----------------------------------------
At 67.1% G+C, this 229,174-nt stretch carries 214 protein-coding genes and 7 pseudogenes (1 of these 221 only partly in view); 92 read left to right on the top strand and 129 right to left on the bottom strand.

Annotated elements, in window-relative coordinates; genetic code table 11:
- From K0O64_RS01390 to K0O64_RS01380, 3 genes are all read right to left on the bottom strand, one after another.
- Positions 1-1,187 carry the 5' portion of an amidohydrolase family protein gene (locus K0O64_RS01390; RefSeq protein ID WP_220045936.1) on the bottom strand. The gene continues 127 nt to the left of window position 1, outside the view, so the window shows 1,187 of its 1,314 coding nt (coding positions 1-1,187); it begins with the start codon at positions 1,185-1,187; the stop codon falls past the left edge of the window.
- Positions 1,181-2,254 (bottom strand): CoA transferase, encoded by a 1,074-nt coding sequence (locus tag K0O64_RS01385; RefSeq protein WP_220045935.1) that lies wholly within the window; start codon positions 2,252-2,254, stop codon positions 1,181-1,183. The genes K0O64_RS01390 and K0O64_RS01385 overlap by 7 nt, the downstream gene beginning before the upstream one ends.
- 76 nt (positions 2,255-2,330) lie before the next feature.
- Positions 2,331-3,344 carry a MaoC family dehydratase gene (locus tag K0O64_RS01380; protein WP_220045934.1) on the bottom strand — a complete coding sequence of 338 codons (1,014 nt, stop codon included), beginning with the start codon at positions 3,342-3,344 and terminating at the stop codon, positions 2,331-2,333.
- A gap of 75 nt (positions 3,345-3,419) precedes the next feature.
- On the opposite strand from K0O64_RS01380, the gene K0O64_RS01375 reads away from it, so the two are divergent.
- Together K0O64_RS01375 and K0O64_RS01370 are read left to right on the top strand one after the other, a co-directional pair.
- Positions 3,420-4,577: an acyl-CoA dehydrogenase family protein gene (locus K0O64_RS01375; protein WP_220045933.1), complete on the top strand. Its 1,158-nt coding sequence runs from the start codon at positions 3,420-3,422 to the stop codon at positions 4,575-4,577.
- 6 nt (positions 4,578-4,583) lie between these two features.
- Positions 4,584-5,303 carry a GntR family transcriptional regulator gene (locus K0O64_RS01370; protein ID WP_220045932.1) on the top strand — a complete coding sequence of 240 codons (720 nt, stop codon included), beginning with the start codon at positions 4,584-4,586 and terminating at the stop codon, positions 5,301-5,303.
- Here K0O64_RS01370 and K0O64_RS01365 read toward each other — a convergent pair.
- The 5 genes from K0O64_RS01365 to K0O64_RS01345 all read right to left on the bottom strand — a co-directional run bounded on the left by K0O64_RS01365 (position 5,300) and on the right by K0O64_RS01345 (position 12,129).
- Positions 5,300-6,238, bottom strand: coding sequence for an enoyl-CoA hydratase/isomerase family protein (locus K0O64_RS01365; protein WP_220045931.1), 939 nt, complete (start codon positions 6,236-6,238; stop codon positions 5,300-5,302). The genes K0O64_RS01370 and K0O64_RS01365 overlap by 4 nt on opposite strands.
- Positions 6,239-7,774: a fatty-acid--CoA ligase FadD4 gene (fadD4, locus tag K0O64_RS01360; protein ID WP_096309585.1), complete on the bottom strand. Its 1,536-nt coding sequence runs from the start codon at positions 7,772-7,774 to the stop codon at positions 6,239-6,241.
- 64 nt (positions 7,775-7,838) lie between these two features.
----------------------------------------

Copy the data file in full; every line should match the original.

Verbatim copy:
At 67.1% G+C, this 229,174-nt stretch carries 214 protein-coding genes and 7 pseudogenes (1 of these 221 only partly in view); 92 read left to right on the top strand and 129 right to left on the bottom strand.

Annotated elements, in window-relative coordinates; genetic code table 11:
- From K0O64_RS01390 to K0O64_RS01380, 3 genes are all read right to left on the bottom strand, one after another.
- Positions 1-1,187 carry the 5' portion of an amidohydrolase family protein gene (locus K0O64_RS01390; RefSeq protein ID WP_220045936.1) on the bottom strand. The gene continues 127 nt to the left of window position 1, outside the view, so the window shows 1,187 of its 1,314 coding nt (coding positions 1-1,187); it begins with the start codon at positions 1,185-1,187; the stop codon falls past the left edge of the window.
- Positions 1,181-2,254 (bottom strand): CoA transferase, encoded by a 1,074-nt coding sequence (locus tag K0O64_RS01385; RefSeq protein WP_220045935.1) that lies wholly within the window; start codon positions 2,252-2,254, stop codon positions 1,181-1,183. The genes K0O64_RS01390 and K0O64_RS01385 overlap by 7 nt, the downstream gene beginning before the upstream one ends.
- 76 nt (positions 2,255-2,330) lie before the next feature.
- Positions 2,331-3,344 carry a MaoC family dehydratase gene (locus tag K0O64_RS01380; protein WP_220045934.1) on the bottom strand — a complete coding sequence of 338 codons (1,014 nt, stop codon included), beginning with the start codon at positions 3,342-3,344 and terminating at the stop codon, positions 2,331-2,333.
- A gap of 75 nt (positions 3,345-3,419) precedes the next feature.
- On the opposite strand from K0O64_RS01380, the gene K0O64_RS01375 reads away from it, so the two are divergent.
- Together K0O64_RS01375 and K0O64_RS01370 are read left to right on the top strand one after the other, a co-directional pair.
- Positions 3,420-4,577: an acyl-CoA dehydrogenase family protein gene (locus K0O64_RS01375; protein WP_220045933.1), complete on the top strand. Its 1,158-nt coding sequence runs from the start codon at positions 3,420-3,422 to the stop codon at positions 4,575-4,577.
- 6 nt (positions 4,578-4,583) lie between these two features.
- Positions 4,584-5,303 carry a GntR family transcriptional regulator gene (locus K0O64_RS01370; protein ID WP_220045932.1) on the top strand — a complete coding sequence of 240 codons (720 nt, stop codon included), beginning with the start codon at positions 4,584-4,586 and terminating at the stop codon, positions 5,301-5,303.
- Here K0O64_RS01370 and K0O64_RS01365 read toward each other — a convergent pair.
- The 5 genes from K0O64_RS01365 to K0O64_RS01345 all read right to left on the bottom strand — a co-directional run bounded on the left by K0O64_RS01365 (position 5,300) and on the right by K0O64_RS01345 (position 12,129).
- Positions 5,300-6,238, bottom strand: coding sequence for an enoyl-CoA hydratase/isomerase family protein (locus K0O64_RS01365; protein WP_220045931.1), 939 nt, complete (start codon positions 6,236-6,238; stop codon positions 5,300-5,302). The genes K0O64_RS01370 and K0O64_RS01365 overlap by 4 nt on opposite strands.
- Positions 6,239-7,774: a fatty-acid--CoA ligase FadD4 gene (fadD4, locus tag K0O64_RS01360; protein ID WP_096309585.1), complete on the bottom strand. Its 1,536-nt coding sequence runs from the start codon at positions 7,772-7,774 to the stop codon at positions 6,239-6,241.
- 64 nt (positions 7,775-7,838) lie between these two features.